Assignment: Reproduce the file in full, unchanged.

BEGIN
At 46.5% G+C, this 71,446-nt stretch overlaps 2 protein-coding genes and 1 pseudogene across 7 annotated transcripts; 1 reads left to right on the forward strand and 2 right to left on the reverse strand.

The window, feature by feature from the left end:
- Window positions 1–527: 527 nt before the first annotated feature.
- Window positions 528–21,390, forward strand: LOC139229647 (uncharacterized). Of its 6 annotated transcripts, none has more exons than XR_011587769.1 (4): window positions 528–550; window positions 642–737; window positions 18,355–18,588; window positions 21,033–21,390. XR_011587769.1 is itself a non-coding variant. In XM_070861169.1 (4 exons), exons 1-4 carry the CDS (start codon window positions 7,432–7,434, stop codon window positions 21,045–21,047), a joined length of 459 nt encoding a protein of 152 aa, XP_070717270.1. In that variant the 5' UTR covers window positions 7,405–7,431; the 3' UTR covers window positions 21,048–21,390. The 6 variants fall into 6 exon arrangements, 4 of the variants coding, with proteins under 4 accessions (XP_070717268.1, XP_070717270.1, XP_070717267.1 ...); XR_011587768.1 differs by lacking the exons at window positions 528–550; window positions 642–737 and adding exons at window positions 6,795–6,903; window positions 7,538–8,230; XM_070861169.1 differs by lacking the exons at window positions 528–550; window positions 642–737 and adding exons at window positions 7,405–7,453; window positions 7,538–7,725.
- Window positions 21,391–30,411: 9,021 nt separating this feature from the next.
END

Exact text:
At 46.5% G+C, this 71,446-nt stretch overlaps 2 protein-coding genes and 1 pseudogene across 7 annotated transcripts; 1 reads left to right on the forward strand and 2 right to left on the reverse strand.

The window, feature by feature from the left end:
- Window positions 1–527: 527 nt before the first annotated feature.
- Window positions 528–21,390, forward strand: LOC139229647 (uncharacterized). Of its 6 annotated transcripts, none has more exons than XR_011587769.1 (4): window positions 528–550; window positions 642–737; window positions 18,355–18,588; window positions 21,033–21,390. XR_011587769.1 is itself a non-coding variant. In XM_070861169.1 (4 exons), exons 1-4 carry the CDS (start codon window positions 7,432–7,434, stop codon window positions 21,045–21,047), a joined length of 459 nt encoding a protein of 152 aa, XP_070717270.1. In that variant the 5' UTR covers window positions 7,405–7,431; the 3' UTR covers window positions 21,048–21,390. The 6 variants fall into 6 exon arrangements, 4 of the variants coding, with proteins under 4 accessions (XP_070717268.1, XP_070717270.1, XP_070717267.1 ...); XR_011587768.1 differs by lacking the exons at window positions 528–550; window positions 642–737 and adding exons at window positions 6,795–6,903; window positions 7,538–8,230; XM_070861169.1 differs by lacking the exons at window positions 528–550; window positions 642–737 and adding exons at window positions 7,405–7,453; window positions 7,538–7,725.
- Window positions 21,391–30,411: 9,021 nt separating this feature from the next.